The Sandoval Signpost

An Independent Monthly Newsmagazine Serving the Community since 1989


“Lalo” learns to fetch a canvas “duck”
“Lalo” learns to fetch a canvas “duck”

People enjoying the therapeutic health benefits of the hot mineral springs
The earliest known photo of people enjoying the therapeutic health benefits of the hot mineral springs in the town now known as Truth or Consequences.

Truth or Consequences today The Charles motel and spa
Truth or Consequences today The Charles motel and spa

Elephante Butte in Elephant Butte Lake
Elephante Butte in Elephant Butte Lake—notice the “bathtub ring”


Hot Springs weekend

Truth or Consequences has changed a lot in the ten years since we shopped for real estate while enjoying beach camping trips to Elephant Butte. Geronimo, whose band of warm springs Apaches used the hot springs and mud to cauterize wounds and heal themselves, would no doubt be amazed at the changes, too.

Soldiers, cowboys, and miners soaked at the shelter over Government Springs, erected in 1882 for four hundred dollars, invested as Sierra County’s first official act.

After completing Elephant Butte Dam in 1916, construction workers settled in the community then known as Hot Springs, establishing residence in houses and hotels built from surplus buildings and materials floated down the Rio Grande from the dam site. During the 1920s and -30s, Hot Springs grew into a tourist health resort with nineteen bath houses and fifty-one hotels.

In 1950, Hot Springs took game show host Ralph Edwards up on his offer to change its name to Truth or Consequences in exchange for publicity. Stretching the truth may have resulted in the consequences of losing the reputation as a health resort, and T or C withered, the historic district acquiring an end-of-the-road, ghost-town atmosphere that we find most attractive.

Ten years ago would have been a good time to invest in cheap T or C real estate. The town is now reviving its reputation as a destination since the state decided to invest in a nearby tourist space port. Investors flocked to town and bought crumbling hotels and storefronts. An investor from Palm Springs reportedly bought seventy properties, many of which stand empty awaiting the coming boom.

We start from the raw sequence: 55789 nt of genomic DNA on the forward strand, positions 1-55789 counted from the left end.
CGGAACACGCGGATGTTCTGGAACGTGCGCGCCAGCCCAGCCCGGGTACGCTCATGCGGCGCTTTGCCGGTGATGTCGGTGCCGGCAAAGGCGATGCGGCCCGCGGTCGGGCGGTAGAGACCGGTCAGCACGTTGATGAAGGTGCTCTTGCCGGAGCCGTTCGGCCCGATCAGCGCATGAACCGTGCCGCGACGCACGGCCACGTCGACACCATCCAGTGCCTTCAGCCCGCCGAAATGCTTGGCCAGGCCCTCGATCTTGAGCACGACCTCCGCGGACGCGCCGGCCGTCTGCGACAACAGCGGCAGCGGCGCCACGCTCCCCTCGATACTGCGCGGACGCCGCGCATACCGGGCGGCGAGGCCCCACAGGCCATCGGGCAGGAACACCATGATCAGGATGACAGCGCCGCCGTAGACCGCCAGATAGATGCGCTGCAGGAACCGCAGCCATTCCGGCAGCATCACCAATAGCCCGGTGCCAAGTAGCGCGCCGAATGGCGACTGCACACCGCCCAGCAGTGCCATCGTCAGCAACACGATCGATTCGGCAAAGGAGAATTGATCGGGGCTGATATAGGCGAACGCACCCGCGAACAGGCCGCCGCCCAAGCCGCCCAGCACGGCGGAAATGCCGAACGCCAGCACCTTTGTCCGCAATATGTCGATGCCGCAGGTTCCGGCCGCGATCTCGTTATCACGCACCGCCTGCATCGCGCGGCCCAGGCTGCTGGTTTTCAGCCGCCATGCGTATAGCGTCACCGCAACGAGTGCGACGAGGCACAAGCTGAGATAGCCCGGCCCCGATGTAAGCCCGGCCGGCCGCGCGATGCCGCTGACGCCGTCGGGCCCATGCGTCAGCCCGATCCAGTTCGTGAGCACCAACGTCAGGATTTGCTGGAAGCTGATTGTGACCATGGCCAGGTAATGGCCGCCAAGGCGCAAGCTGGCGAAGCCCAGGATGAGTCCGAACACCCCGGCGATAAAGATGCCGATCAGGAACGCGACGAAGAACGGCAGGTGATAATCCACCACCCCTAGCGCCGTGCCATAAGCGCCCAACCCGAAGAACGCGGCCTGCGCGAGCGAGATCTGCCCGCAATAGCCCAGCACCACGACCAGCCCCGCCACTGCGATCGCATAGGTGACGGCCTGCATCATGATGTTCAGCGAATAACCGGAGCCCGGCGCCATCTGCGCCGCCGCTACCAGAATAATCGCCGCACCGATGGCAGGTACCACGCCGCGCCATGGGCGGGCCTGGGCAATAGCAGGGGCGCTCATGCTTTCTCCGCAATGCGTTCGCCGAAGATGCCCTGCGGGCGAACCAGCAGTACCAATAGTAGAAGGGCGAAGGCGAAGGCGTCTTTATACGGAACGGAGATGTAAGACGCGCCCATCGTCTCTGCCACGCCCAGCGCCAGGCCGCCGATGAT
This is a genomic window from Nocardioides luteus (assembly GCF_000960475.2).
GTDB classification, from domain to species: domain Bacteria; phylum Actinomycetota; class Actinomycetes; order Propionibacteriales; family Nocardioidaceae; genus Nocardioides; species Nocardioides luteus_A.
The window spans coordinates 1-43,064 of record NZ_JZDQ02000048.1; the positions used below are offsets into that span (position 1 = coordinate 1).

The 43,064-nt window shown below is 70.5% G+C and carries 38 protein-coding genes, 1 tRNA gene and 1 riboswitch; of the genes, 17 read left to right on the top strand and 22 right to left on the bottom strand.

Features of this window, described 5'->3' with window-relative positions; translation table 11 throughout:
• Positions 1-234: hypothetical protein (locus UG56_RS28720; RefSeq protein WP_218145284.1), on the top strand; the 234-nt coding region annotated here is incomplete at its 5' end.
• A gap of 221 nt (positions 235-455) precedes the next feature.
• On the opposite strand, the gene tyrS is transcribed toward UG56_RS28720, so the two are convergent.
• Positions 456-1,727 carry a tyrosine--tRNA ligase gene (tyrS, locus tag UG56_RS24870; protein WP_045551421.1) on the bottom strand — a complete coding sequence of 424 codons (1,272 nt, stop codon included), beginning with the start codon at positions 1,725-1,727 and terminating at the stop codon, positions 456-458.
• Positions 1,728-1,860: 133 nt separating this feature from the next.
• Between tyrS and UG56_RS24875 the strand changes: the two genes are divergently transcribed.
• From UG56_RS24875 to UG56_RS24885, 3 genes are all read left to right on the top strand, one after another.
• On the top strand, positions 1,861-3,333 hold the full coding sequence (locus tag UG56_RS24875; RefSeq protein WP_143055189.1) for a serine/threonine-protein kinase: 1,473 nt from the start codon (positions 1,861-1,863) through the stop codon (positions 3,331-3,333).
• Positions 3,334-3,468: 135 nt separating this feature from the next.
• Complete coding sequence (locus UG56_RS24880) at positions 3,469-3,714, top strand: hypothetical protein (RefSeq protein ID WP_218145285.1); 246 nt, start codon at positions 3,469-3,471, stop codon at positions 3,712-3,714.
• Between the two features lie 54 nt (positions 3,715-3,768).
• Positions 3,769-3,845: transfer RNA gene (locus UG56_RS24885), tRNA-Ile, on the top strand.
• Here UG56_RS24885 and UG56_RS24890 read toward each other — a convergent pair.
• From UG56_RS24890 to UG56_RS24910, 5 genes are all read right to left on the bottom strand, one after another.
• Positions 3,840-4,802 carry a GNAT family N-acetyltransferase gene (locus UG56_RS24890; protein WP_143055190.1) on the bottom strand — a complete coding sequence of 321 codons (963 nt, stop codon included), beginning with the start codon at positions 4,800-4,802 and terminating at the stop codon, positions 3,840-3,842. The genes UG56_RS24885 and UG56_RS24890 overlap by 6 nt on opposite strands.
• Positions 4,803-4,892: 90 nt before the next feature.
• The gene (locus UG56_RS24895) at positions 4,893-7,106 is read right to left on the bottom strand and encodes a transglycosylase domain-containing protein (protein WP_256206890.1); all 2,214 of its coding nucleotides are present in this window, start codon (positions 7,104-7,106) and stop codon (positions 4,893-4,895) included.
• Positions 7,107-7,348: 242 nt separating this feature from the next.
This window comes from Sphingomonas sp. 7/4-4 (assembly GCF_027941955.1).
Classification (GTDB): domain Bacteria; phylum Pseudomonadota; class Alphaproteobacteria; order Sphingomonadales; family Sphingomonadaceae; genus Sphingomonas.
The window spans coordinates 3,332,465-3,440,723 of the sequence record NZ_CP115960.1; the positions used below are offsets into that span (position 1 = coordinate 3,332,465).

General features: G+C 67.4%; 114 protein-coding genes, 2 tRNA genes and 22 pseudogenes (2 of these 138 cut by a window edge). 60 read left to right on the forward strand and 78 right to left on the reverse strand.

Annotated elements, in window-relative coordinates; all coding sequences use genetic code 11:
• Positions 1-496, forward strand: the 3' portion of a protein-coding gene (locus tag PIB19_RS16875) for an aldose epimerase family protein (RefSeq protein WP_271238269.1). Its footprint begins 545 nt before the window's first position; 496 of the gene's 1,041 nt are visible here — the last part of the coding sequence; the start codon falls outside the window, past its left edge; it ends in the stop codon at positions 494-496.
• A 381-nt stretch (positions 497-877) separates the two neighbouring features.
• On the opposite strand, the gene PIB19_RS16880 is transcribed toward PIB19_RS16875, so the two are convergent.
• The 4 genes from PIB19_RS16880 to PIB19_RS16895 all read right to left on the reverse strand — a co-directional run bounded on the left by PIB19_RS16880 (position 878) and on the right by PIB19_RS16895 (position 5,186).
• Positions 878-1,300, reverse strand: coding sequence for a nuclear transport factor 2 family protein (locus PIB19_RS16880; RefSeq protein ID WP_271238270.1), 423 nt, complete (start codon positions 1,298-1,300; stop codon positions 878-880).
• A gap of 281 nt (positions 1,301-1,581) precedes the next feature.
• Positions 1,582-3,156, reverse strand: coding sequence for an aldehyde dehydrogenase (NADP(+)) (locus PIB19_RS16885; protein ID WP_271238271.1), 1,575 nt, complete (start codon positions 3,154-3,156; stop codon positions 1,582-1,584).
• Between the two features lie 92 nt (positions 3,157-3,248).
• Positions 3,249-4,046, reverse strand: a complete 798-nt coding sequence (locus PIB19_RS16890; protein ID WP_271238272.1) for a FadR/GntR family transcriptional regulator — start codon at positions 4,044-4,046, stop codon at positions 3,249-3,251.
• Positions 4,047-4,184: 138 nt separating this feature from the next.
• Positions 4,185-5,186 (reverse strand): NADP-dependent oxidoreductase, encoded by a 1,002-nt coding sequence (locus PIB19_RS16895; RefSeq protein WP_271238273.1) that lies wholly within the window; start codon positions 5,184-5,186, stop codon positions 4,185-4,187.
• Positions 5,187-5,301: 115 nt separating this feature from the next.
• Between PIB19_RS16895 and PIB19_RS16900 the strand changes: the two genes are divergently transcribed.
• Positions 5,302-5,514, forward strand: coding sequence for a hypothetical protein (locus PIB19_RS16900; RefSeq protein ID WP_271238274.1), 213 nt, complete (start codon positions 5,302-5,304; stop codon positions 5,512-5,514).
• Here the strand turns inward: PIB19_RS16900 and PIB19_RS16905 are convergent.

New Age healers and artists continue to move to T or C, lured by the promise of a laid-back, hippy retirement community. Galleries have sprung up on Broadway and historic buildings have been repainted in garish shades of green and yellow.

The resurgence has not come without controversy. Residents seeking to consolidate profitable real-estate investments have flooded the State Engineer’s Office with applications for domestic wells in order to tap into the supposed shallow ocean of hot water that flows beneath town, bubbling up to the surface at established hot-spring resorts whose owners worry publicly that their livelihood may be depleted by opportunistic newcomers.

Right-wing Christians struggle to prohibit modern-day moral decay by sponsoring local ordinances to ban pornography, including nude representations of the human anatomy that might appear in local art galleries. There is an abundance of churches, born-again and regular. A Tibetan Lama has taken up residence out on Riverside Drive.

We had the good fortune to pick the monthly Art Hop weekend to visit T or C in November, finding excellent accommodations at the historic Charles Hotel and Spa, on Broadway. Our room, which included unlimited soaks in the spa, cost a whopping thirty-three dollars for us plus five dollars for the dogs—or was it five dollars for us and thirty-three dollars for the dogs? Either way, it was a good deal, especially considering that the dogs were still dripping wet from a dip in Elephant Butte Lake. (Our favorite old lakeside camp was now a good two hundred yards from the water because of the drought.)

After check-in, we walked Lalo down Broadway so he could dry out and relieve himself in the historic alleyways. Friendly locals accepted us with open arms. When Lalo and a big black lab noticed each other from the opposite sides of the street, his owner invited us across to get acquainted.

Back at the hotel, we enjoyed Happy Hour before taking our first soak in the big pink, lime-green, and peach tile tub. The proprietors allowed us to share a tub on the ladies’ side. Then we wobbled out to the galleries, thrift shops, health-food stores, and import emporiums. A street band performed bad music for a hip-looking crowd. The galleries displayed no nudes, but the owners said they would hang them if they had any, despite the proposed ordinances. An Albuquerque anesthesiologist-musician opened his first-floor storefront party palace to passersby. He told us to come back later for musical jams and drumming, but we made the mistake of going back to the hotel to rest. Wine and hot springs are not conducive to late-night partying.

We woke up at dawn and walked the dogs around the sleepy town until the spa opened again, at eight a.m. Then we met some Placitas transplants for breakfast at a downtown diner. The shops were all open, even though it was Sunday morning, still basking in the previous night’s festivities. Our friends enjoy a small-town sense of community that they find lacking in Placitas. It would have been nice to check out the afternoon ceremonies at the lama’s place. Heck, it would have been great to stay for a week, but we moved on to tour the El Camino Real Scenic By-Way. (To be continued ....)






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